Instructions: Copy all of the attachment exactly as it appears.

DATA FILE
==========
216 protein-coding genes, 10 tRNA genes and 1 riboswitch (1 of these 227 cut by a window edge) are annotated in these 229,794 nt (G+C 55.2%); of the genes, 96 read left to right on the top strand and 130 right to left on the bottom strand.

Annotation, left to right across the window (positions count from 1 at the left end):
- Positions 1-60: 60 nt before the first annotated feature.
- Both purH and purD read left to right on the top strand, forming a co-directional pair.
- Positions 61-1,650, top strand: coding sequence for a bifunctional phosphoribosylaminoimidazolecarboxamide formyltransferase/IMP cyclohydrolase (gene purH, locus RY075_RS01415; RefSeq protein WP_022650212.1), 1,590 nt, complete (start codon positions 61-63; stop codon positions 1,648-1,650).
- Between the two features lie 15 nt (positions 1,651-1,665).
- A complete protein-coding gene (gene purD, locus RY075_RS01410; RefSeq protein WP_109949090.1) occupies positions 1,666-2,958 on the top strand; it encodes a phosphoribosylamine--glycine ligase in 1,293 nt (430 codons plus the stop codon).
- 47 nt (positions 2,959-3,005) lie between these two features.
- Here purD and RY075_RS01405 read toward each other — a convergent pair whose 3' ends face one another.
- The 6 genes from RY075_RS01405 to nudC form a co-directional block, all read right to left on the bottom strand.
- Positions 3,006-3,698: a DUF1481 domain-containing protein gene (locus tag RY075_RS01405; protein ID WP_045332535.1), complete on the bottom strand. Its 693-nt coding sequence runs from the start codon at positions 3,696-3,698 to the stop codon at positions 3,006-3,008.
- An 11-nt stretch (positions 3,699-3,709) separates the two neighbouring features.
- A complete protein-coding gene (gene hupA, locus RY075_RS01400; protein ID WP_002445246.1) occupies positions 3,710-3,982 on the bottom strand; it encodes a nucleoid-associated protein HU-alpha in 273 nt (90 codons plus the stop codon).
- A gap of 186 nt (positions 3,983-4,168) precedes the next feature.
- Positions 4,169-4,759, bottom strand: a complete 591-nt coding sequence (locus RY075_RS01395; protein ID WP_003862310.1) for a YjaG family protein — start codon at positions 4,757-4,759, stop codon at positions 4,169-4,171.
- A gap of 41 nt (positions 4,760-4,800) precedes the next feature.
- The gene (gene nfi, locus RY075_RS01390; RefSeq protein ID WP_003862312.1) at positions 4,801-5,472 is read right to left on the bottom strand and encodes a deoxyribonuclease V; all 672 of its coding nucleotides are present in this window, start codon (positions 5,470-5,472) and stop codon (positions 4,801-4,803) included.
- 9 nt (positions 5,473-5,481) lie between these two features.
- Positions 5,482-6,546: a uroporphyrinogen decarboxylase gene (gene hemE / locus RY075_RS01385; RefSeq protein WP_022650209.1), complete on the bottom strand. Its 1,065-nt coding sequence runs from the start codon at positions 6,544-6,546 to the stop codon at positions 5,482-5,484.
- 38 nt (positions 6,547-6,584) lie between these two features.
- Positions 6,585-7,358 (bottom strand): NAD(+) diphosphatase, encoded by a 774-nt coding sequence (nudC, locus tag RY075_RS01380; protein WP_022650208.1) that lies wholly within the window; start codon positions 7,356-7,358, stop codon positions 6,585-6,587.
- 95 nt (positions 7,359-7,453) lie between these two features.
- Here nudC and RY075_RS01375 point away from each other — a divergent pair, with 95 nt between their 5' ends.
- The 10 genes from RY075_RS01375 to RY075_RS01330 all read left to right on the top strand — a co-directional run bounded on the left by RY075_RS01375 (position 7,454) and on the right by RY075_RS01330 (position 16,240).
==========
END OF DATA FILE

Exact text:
216 protein-coding genes, 10 tRNA genes and 1 riboswitch (1 of these 227 cut by a window edge) are annotated in these 229,794 nt (G+C 55.2%); of the genes, 96 read left to right on the top strand and 130 right to left on the bottom strand.

Annotation, left to right across the window (positions count from 1 at the left end):
- Positions 1-60: 60 nt before the first annotated feature.
- Both purH and purD read left to right on the top strand, forming a co-directional pair.
- Positions 61-1,650, top strand: coding sequence for a bifunctional phosphoribosylaminoimidazolecarboxamide formyltransferase/IMP cyclohydrolase (gene purH, locus RY075_RS01415; RefSeq protein WP_022650212.1), 1,590 nt, complete (start codon positions 61-63; stop codon positions 1,648-1,650).
- Between the two features lie 15 nt (positions 1,651-1,665).
- A complete protein-coding gene (gene purD, locus RY075_RS01410; RefSeq protein WP_109949090.1) occupies positions 1,666-2,958 on the top strand; it encodes a phosphoribosylamine--glycine ligase in 1,293 nt (430 codons plus the stop codon).
- 47 nt (positions 2,959-3,005) lie between these two features.
- Here purD and RY075_RS01405 read toward each other — a convergent pair whose 3' ends face one another.
- The 6 genes from RY075_RS01405 to nudC form a co-directional block, all read right to left on the bottom strand.
- Positions 3,006-3,698: a DUF1481 domain-containing protein gene (locus tag RY075_RS01405; protein ID WP_045332535.1), complete on the bottom strand. Its 693-nt coding sequence runs from the start codon at positions 3,696-3,698 to the stop codon at positions 3,006-3,008.
- An 11-nt stretch (positions 3,699-3,709) separates the two neighbouring features.
- A complete protein-coding gene (gene hupA, locus RY075_RS01400; protein ID WP_002445246.1) occupies positions 3,710-3,982 on the bottom strand; it encodes a nucleoid-associated protein HU-alpha in 273 nt (90 codons plus the stop codon).
- A gap of 186 nt (positions 3,983-4,168) precedes the next feature.
- Positions 4,169-4,759, bottom strand: a complete 591-nt coding sequence (locus RY075_RS01395; protein ID WP_003862310.1) for a YjaG family protein — start codon at positions 4,757-4,759, stop codon at positions 4,169-4,171.
- A gap of 41 nt (positions 4,760-4,800) precedes the next feature.
- The gene (gene nfi, locus RY075_RS01390; RefSeq protein ID WP_003862312.1) at positions 4,801-5,472 is read right to left on the bottom strand and encodes a deoxyribonuclease V; all 672 of its coding nucleotides are present in this window, start codon (positions 5,470-5,472) and stop codon (positions 4,801-4,803) included.
- 9 nt (positions 5,473-5,481) lie between these two features.
- Positions 5,482-6,546: a uroporphyrinogen decarboxylase gene (gene hemE / locus RY075_RS01385; RefSeq protein WP_022650209.1), complete on the bottom strand. Its 1,065-nt coding sequence runs from the start codon at positions 6,544-6,546 to the stop codon at positions 5,482-5,484.
- 38 nt (positions 6,547-6,584) lie between these two features.
- Positions 6,585-7,358 (bottom strand): NAD(+) diphosphatase, encoded by a 774-nt coding sequence (nudC, locus tag RY075_RS01380; protein WP_022650208.1) that lies wholly within the window; start codon positions 7,356-7,358, stop codon positions 6,585-6,587.
- 95 nt (positions 7,359-7,453) lie between these two features.
- Here nudC and RY075_RS01375 point away from each other — a divergent pair, with 95 nt between their 5' ends.
- The 10 genes from RY075_RS01375 to RY075_RS01330 all read left to right on the top strand — a co-directional run bounded on the left by RY075_RS01375 (position 7,454) and on the right by RY075_RS01330 (position 16,240).